Santander Seeing Colonialism, Environmental Protection or Mythology in Dialogue with the Atlantic by American artist Ellen Gallagher arrives at the Bottin Center in Santander with the exhibition Law… Scheme… Scale. The gallery, which can be visited until September 11, showcases two decades of the 56-year-old artist who was unable to attend the show because she was “exhausted” after completing the installation. He does this through three spaces and three film installations created in collaboration with Edgar Clejine, as he analyzes his vision of the ecological and ethnic impact of grand buildings, maritime legends, and the extraction of natural resources in the colonial era.
The curator of the exhibition, Barbara Rodriguez, also explained that Gallagher was “fascinated” by the location of the Putin Center, next to Santander Bay, and this was an “important” factor for the artist to choose that space, for its “connection” with the water.
In the first part of the exhibition, the viewer finds himself gothic highwaya synthetic film that critically reflects on the construction of Interstate 10, which crosses the Mississippi Delta bordering New Orleans.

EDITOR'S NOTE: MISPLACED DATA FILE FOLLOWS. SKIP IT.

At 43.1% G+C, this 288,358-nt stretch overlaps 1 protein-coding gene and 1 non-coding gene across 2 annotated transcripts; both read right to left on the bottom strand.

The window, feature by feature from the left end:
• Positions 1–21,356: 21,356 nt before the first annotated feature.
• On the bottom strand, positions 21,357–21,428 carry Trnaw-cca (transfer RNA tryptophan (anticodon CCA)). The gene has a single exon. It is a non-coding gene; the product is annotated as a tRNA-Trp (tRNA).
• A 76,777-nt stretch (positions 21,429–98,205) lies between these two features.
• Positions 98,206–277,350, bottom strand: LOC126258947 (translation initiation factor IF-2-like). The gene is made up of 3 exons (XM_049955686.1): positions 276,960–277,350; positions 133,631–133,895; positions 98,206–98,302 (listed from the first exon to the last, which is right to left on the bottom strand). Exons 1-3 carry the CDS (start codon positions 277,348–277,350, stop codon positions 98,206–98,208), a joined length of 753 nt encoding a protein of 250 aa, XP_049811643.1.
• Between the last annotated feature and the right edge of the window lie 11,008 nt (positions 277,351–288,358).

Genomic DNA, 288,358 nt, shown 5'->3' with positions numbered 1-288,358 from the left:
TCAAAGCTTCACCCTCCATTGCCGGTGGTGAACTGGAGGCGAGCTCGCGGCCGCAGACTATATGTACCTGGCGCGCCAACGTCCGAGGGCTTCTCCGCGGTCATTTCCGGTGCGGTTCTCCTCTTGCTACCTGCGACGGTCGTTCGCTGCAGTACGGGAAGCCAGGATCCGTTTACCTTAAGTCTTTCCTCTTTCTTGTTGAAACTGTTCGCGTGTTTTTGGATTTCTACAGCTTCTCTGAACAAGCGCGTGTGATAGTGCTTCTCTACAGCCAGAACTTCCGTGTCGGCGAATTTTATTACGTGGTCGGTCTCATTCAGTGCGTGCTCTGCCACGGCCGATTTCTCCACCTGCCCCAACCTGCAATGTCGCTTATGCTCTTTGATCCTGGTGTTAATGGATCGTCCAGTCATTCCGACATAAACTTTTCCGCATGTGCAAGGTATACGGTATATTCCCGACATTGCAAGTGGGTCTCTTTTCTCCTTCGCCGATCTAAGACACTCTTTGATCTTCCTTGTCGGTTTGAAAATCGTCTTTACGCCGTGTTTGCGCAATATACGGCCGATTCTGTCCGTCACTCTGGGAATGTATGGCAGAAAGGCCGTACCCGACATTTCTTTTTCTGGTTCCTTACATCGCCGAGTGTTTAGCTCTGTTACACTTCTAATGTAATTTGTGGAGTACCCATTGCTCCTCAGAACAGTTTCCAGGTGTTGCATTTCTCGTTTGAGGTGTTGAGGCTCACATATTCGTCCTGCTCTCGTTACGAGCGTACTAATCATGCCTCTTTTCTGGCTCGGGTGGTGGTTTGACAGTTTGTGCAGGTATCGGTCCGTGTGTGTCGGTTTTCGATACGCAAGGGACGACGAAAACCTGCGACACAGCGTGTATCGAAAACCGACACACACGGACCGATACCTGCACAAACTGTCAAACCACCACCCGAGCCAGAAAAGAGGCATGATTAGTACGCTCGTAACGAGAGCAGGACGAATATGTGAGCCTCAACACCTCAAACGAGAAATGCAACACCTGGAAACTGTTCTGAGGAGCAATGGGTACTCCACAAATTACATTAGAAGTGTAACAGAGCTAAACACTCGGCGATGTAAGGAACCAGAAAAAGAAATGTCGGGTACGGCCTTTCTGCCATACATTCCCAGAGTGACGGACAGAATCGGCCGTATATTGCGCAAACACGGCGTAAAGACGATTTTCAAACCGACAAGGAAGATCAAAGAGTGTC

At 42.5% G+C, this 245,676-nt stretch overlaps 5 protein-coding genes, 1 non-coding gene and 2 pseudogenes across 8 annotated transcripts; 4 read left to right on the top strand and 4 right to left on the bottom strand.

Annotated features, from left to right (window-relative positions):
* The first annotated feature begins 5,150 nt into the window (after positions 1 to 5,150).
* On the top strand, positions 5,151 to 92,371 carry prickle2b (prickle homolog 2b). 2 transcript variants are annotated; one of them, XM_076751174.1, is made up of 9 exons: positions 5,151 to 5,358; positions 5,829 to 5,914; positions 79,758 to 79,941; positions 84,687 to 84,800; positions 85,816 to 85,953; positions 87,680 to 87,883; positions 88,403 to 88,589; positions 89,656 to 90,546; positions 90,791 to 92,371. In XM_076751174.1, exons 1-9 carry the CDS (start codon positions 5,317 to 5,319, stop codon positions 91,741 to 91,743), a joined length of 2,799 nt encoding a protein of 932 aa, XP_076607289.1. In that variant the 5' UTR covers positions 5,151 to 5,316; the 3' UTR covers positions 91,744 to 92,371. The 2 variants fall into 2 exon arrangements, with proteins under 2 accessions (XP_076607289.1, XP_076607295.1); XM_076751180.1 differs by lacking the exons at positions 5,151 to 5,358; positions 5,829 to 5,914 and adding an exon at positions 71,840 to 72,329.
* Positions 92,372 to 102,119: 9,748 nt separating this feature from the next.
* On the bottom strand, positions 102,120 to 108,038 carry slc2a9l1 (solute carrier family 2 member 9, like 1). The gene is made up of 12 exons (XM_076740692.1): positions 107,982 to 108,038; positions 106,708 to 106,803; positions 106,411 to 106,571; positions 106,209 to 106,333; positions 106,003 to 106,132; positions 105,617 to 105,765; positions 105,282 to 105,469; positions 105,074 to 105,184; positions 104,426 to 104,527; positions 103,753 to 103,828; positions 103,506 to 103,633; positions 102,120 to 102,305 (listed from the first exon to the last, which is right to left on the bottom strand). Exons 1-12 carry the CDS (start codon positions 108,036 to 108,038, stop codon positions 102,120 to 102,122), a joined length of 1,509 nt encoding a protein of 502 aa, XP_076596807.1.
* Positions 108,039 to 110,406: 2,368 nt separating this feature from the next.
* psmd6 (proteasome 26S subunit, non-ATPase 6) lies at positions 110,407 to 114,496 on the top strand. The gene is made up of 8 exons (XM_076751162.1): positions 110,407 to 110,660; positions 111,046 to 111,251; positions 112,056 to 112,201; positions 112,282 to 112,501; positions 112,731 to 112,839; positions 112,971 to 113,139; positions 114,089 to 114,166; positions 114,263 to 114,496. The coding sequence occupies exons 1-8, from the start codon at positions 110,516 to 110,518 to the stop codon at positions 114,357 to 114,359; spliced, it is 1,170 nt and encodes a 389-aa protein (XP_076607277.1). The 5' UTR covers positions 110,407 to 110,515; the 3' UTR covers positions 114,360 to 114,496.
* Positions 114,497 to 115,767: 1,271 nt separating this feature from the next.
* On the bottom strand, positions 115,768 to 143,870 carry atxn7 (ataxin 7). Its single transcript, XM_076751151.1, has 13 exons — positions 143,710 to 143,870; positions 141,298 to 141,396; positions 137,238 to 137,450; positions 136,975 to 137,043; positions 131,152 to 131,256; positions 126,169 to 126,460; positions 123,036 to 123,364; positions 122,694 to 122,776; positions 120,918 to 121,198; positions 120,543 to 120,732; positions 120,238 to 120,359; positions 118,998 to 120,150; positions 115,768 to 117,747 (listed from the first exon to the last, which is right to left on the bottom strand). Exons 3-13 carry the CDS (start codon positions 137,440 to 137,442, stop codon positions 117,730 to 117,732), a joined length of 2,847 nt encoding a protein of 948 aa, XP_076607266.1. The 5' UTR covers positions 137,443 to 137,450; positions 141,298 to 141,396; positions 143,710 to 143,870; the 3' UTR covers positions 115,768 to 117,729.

Environmental Impact Gallagher and Klein decried the “destruction” of a large wetland of building infrastructure, with its ecological impact on the area’s crustaceans and the subsequent displacement of the population, mostly Latinos and blacks. It all consists of 16mm projections and outlines printed on canvas onto 70mm film, while a demo rock song by Finnish band Circle plays in the background.
The second space relayed by Gallagher focuses on myths, legends, and the depths of the sea, in a series of “at the same time figurative and sculptural” works of asexual, tentacled characters.
This attachment refers to drixiaa legendary underwater world inspired by the Detroit musical duo of the same name, which charts a universe inhabited by descendants of slaves who jumped off ships on their way between Africa and the United States, the curator explained to reporters on the exhibition.
In a third space, Centro Botín displays Gallagher’s black paintings, a monochrome sequence begun in 1998 and shaped by the artist with plastic and enameled rubber bands.
In it, the American artist denounced the extraction of natural resources such as oil by colonial countries.
In addition, it is also displayed Better yet, a viewing space with music by jazz artist Sun Ra, who presents slides with the head spinning John F. Kennedy on LP Vinyl. In this last room there is also a fossilized whale skull on display at the Cantabrian Maritime Museum.
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